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Pen or pencil? Make your choice now

By 23 September 2017Test Tips
Pen or pencil

Pen or pencil

You might think something as small as whether you should write your answers to the OET test in pen or pencil is not worth thinking about as part of your test preparation. I would say think again.

Test regulations

The OET test regulations give clear instructions about which items of stationery can or can’t be taken into the test. This makes looking through your pencil case to check your writing things an important step in getting ready for test day.

Make your decision early

Actually, I would suggest making a decision about your stationery needs to happen as soon as you start preparing for the test. It’s a really good idea to get comfortable with the pen or pencil you are going to use. That way you won’t have any problems with a new pen which doesn’t work or a pencil which doesn’t feel comfortable to hold on the day. You also don’t want to get into bad habits of using something in your preparation such as a highlighter or correction fluid which you are not allowed to use during the test. You will feel slightly lost in the writing test, for example, if you have become used to highlighting all the case notes you think are relevant to write about if you cannot do this on test day.

A 2B pencil

The regulations state you can use pen or pencil for any part of the test APART from Reading parts B and C and Listening Parts B and C which are marked by a computer and MUST be completed with a 2B pencil. Not sure what a ‘2B’ pencil is? ‘B’ is the measurement of blackness of the pencil lead. Any stationery shop selling a range of pencils will have the ‘B’ measurements written on the pencil somewhere. For everything else it’s your choice whether you want to use pencil which you can erase with a rubber or a pen which you can’t.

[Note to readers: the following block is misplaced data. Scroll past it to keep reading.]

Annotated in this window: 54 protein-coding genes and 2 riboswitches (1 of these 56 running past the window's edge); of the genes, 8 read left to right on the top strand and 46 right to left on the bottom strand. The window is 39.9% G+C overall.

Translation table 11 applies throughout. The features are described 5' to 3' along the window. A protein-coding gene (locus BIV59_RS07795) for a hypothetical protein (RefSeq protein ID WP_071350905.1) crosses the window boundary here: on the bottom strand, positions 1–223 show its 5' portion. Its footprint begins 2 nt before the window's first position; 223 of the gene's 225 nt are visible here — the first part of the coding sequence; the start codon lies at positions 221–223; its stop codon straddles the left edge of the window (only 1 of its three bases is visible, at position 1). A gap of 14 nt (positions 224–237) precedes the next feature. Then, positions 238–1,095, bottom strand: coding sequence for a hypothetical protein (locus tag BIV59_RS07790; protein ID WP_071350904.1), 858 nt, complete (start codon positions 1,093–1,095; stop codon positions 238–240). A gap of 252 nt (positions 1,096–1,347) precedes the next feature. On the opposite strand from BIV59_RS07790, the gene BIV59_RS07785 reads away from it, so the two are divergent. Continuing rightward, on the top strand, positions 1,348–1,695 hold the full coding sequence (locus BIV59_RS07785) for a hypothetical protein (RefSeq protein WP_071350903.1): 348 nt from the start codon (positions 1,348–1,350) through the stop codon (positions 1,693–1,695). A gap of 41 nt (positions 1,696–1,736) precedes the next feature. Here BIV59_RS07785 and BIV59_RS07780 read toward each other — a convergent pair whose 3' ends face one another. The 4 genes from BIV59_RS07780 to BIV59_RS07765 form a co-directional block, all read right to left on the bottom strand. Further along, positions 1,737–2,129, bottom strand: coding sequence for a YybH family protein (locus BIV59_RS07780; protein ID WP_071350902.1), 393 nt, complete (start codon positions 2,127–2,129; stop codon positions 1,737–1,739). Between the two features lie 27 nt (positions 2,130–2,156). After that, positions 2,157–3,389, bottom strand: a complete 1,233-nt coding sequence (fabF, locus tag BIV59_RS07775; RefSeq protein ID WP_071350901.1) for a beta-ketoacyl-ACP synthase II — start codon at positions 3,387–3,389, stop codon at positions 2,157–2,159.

Things to consider

Mechanical pens or pencils (anything you have to click to reveal the lead or the pen tip), highlighters, correction fluid or tape are all banned so, get rid of them from your pencil case now until after the test.

Before making your final choice think over these points:

  • You don’t have a lot of time to erase writing with a rubber in any of the tests so perhaps a line clearly drawn through any mistakes with pen is quicker.
  • If you are using pencils, bringing a handful of ready sharpened ones is going to be useful. Blunt pencils are harder for the assessor to read so you will need to replace or sharpen your pencil regularly in the test.

Pencil cases

Finally, your favourite pencil case might be something which makes you feel confident or was a gift from a special person but in the test you will only be allowed to carry your stationery items in a clear plastic bag. If you know all of these things in advance, it makes for a much more relaxed test day experience.

Happy writing!